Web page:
NSRI STATION 21 - St Francis Bay

Rare beached dolphin euthanised

Beached dolphin at Jeffrys Bay

Photo by NSRI Jeffreys Bay. Show the injured dolphin being cared for at Kabaljous Beach.

A call from Paul Makupula, from Jeffreys Bay Lifeguards reporting a baby dolphin stranded at Main Beach Jeffreys Bay was received by NSRI Station commander, Ernie Schmidt early on Saturday morning. Schmidt and his wife, Elaine who is also an NSRI crew member, responded to the scene. Elaine had recently completed the Marine Animal Stranding Network course presented by Bay World in Port Elizabeth in conjunction with The Department of Environmental Affairs – Oceans and Coasts.

“Unfortunately, when we arrived on the scene it was found that the dolphin had been put back into the sea several times but it kept beaching. By the time we arrived it did not beach again” commented Schmidt. “It appears to have been a juvenile Bottlenose dolphin and we stayed in the area for some 90 minutes in case there was another beaching” continued Schmidt who then briefed the lifeguards not to try to put the dolphins back in the water, but to rather call the NSRI to activate the Stranding Network who deal with strandings in the appropriate manner.

Later in the day, a little before 4pm, a call from Tim Baard at Kabeljous Beach reported another, much larger dolphin stranded, and that the dolphin had fairly severe wounds on its side and back behind the dorsal fin.

Schmidt continues.  “Myself and my wife Elaine arrived on the scene and organised the lifeguards and some members of the public to assist us in dealingl with the animal ensuring that it suffered as little stress as possible while decisions were being made about the fate of the severely wounded animal. NSRI’s Michael van den Bergh was summoned to bring our NSRI Rescue Mobile to the beach.  The dolphin was an adult, male, Striped Dolphin, reportedly a species very rarely seen in the area”.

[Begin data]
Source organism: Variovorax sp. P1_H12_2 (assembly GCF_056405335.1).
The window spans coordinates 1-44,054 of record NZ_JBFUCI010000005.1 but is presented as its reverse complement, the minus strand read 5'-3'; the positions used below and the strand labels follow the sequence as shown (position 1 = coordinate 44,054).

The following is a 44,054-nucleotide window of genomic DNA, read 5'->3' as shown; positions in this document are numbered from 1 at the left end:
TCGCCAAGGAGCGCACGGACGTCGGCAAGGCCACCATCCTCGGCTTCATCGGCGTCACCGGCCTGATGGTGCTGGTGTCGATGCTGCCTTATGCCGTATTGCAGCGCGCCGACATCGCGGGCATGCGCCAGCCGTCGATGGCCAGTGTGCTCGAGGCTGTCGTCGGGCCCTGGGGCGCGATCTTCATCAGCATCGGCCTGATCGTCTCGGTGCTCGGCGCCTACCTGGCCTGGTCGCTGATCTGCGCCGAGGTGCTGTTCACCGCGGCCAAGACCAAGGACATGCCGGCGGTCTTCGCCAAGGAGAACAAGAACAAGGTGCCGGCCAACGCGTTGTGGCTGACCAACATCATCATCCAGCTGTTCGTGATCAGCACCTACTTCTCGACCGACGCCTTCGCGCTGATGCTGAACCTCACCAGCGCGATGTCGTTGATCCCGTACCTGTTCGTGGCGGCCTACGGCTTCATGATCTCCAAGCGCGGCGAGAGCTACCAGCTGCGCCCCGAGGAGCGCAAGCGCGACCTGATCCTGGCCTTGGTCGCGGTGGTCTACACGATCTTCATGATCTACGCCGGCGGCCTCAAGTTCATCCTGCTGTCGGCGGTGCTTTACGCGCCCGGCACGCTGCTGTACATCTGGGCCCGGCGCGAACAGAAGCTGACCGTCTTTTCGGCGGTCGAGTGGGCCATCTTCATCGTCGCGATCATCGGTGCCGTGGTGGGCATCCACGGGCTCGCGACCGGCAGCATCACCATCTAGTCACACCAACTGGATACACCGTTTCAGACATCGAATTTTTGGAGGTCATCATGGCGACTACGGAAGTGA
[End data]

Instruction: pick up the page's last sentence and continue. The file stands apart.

Dr Greg Hoffmeyer, of Bayworld, was contacted by Malcolm Logan who assists him in the Jeffreys Bay area and Dr Hoffmeyer immediately organised a veterinary surgeon from the local Oribi Animal Hospital, Dr. Kathy Bezuidenhout, to examine the animal.  He also contacted Mike Meyer of the Department of Environmental Affairs – Oceans and Coasts to get approval and to advise on action in cooperation with the vet.

After examining the dolphin the it decided that the wounds were too severe for it to live if it were put back into the sea and arrangement were were made to take the animal to the Animal Hospital. The dolphin was too big to fit onto the NSRI Rescue Mobile  and a member of the public came to the NSRI’s assistance with a pickup truck.  Mr Pierre Hertzog, from Bloemfontein, and his two sons Hans and Dirk agreed to help (The Hertzog family happen to also be involved with the Oceanographic Research Institute (ORI) for whom they at times assist with the tagging of sharks).

The dolphin was loaded into a Stokes basket stretcher and transported off the beach to the pickup truck and then transported with a team of carers on the pick-up truck to the Animal Hospital where sadly, after all attempts to save the dolphin were exhausted, the dolphin was humanely euthanised by the vet.

Everyone who assisted is commended in this incident.

NSRI urge the public to call NSRI in cases of Marine Animal strandings so that the Marine Animal Stranding Network can be activated.